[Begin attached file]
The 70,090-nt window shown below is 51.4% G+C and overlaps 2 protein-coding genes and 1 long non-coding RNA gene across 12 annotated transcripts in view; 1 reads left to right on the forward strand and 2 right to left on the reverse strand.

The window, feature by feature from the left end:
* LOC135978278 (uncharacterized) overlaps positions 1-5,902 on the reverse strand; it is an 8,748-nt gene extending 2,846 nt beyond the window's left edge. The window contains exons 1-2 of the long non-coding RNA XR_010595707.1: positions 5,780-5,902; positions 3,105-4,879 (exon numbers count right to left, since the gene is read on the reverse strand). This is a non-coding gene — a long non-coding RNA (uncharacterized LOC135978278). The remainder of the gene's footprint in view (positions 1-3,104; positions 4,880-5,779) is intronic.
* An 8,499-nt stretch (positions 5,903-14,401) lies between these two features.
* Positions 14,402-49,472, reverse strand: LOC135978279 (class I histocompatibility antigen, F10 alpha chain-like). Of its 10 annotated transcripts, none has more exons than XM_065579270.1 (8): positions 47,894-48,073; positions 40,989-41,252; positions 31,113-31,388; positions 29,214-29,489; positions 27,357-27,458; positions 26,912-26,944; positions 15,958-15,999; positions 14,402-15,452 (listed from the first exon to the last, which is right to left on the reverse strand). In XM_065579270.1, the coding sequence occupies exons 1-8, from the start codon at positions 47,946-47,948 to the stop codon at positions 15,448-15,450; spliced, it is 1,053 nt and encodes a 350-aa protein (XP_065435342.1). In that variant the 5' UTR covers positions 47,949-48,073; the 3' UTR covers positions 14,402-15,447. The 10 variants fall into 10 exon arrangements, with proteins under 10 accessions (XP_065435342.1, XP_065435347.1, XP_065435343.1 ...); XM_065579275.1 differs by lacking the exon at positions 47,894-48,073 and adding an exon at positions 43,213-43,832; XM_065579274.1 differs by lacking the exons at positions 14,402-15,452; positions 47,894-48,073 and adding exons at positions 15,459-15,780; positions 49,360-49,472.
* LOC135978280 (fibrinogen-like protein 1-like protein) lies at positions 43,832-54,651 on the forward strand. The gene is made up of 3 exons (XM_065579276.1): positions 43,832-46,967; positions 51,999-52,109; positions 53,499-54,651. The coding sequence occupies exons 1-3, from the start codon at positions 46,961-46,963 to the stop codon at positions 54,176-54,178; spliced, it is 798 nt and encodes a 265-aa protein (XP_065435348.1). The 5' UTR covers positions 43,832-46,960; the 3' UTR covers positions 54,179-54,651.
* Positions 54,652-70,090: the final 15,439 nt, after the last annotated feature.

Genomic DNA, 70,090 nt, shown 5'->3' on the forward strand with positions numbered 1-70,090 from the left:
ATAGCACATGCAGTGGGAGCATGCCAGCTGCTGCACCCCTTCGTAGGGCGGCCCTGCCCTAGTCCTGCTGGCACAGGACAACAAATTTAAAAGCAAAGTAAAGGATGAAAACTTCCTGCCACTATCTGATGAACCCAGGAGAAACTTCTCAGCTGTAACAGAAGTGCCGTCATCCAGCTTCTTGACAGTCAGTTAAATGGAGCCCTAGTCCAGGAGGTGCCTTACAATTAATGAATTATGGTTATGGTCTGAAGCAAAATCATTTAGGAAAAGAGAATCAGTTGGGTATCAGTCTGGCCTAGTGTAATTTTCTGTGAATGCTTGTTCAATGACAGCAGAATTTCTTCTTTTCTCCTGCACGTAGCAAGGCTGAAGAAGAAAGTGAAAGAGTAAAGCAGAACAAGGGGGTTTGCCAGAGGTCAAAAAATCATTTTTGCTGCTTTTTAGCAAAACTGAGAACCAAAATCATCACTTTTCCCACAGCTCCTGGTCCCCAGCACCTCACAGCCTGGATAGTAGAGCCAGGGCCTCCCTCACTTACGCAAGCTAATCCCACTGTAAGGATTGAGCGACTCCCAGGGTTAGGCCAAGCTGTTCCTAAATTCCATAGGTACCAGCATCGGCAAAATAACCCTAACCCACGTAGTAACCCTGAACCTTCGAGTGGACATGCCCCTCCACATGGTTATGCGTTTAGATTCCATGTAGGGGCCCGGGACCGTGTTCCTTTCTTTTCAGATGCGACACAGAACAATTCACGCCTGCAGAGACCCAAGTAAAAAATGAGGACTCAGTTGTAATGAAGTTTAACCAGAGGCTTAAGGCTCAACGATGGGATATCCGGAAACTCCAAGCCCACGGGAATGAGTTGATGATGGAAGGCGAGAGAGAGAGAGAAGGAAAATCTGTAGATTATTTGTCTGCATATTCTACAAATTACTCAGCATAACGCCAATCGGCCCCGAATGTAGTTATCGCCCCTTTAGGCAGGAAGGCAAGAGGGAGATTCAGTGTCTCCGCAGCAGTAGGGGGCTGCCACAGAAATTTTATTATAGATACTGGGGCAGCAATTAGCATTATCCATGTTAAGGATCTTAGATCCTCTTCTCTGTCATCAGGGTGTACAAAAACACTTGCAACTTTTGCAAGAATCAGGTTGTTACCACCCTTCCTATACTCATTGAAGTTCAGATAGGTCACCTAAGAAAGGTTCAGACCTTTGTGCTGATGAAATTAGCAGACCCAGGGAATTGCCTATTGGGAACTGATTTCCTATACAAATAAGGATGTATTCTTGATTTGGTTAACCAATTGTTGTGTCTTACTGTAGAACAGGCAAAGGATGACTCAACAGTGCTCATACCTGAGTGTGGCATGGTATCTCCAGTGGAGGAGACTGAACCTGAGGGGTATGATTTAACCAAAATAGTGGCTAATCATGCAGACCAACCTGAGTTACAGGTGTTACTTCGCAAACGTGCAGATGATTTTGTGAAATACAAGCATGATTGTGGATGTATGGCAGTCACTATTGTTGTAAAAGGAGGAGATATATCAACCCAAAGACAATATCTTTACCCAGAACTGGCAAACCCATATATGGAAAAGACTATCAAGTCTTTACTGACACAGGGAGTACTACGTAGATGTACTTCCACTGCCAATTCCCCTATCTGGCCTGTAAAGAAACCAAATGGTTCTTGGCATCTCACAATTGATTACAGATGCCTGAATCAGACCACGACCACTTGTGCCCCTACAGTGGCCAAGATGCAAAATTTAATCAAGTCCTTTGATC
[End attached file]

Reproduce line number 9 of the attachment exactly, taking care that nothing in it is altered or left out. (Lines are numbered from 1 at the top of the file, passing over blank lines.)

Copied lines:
ATAGCACATGCAGTGGGAGCATGCCAGCTGCTGCACCCCTTCGTAGGGCGGCCCTGCCCTAGTCCTGCTGGCACAGGACAACAAATTTAAAAGCAAAGTAAAGGATGAAAACTTCCTGCCACTATCTGATGAACCCAGGAGAAACTTCTCAGCTGTAACAGAAGTGCCGTCATCCAGCTTCTTGACAGTCAGTTAAATGGAGCCCTAGTCCAGGAGGTGCCTTACAATTAATGAATTATGGTTATGGTCTGAAGCAAAATCATTTAGGAAAAGAGAATCAGTTGGGTATCAGTCTGGCCTAGTGTAATTTTCTGTGAATGCTTGTTCAATGACAGCAGAATTTCTTCTTTTCTCCTGCACGTAGCAAGGCTGAAGAAGAAAGTGAAAGAGTAAAGCAGAACAAGGGGGTTTGCCAGAGGTCAAAAAATCATTTTTGCTGCTTTTTAGCAAAACTGAGAACCAAAATCATCACTTTTCCCACAGCTCCTGGTCCCCAGCACCTCACAGCCTGGATAGTAGAGCCAGGGCCTCCCTCACTTACGCAAGCTAATCCCACTGTAAGGATTGAGCGACTCCCAGGGTTAGGCCAAGCTGTTCCTAAATTCCATAGGTACCAGCATCGGCAAAATAACCCTAACCCACGTAGTAACCCTGAACCTTCGAGTGGACATGCCCCTCCACATGGTTATGCGTTTAGATTCCATGTAGGGGCCCGGGACCGTGTTCCTTTCTTTTCAGATGCGACACAGAACAATTCACGCCTGCAGAGACCCAAGTAAAAAATGAGGACTCAGTTGTAATGAAGTTTAACCAGAGGCTTAAGGCTCAACGATGGGATATCCGGAAACTCCAAGCCCACGGGAATGAGTTGATGATGGAAGGCGAGAGAGAGAGAGAAGGAAAATCTGTAGATTATTTGTCTGCATATTCTACAAATTACTCAGCATAACGCCAATCGGCCCCGAATGTAGTTATCGCCCCTTTAGGCAGGAAGGCAAGAGGGAGATTCAGTGTCTCCGCAGCAGTAGGGGGCTGCCACAGAAATTTTATTATAGATACTGGGGCAGCAATTAGCATTATCCATGTTAAGGATCTTAGATCCTCTTCTCTGTCATCAGGGTGTACAAAAACACTTGCAACTTTTGCAAGAATCAGGTTGTTACCACCCTTCCTATACTCATTGAAGTTCAGATAGGTCACCTAAGAAAGGTTCAGACCTTTGTGCTGATGAAATTAGCAGACCCAGGGAATTGCCTATTGGGAACTGATTTCCTATACAAATAAGGATGTATTCTTGATTTGGTTAACCAATTGTTGTGTCTTACTGTAGAACAGGCAAAGGATGACTCAACAGTGCTCATACCTGAGTGTGGCATGGTATCTCCAGTGGAGGAGACTGAACCTGAGGGGTATGATTTAACCAAAATAGTGGCTAATCATGCAGACCAACCTGAGTTACAGGTGTTACTTCGCAAACGTGCAGATGATTTTGTGAAATACAAGCATGATTGTGGATGTATGGCAGTCACTATTGTTGTAAAAGGAGGAGATATATCAACCCAAAGACAATATCTTTACCCAGAACTGGCAAACCCATATATGGAAAAGACTATCAAGTCTTTACTGACACAGGGAGTACTACGTAGATGTACTTCCACTGCCAATTCCCCTATCTGGCCTGTAAAGAAACCAAATGGTTCTTGGCATCTCACAATTGATTACAGATGCCTGAATCAGACCACGACCACTTGTGCCCCTACAGTGGCCAAGATGCAAAATTTAATCAAGTCCTTTGATC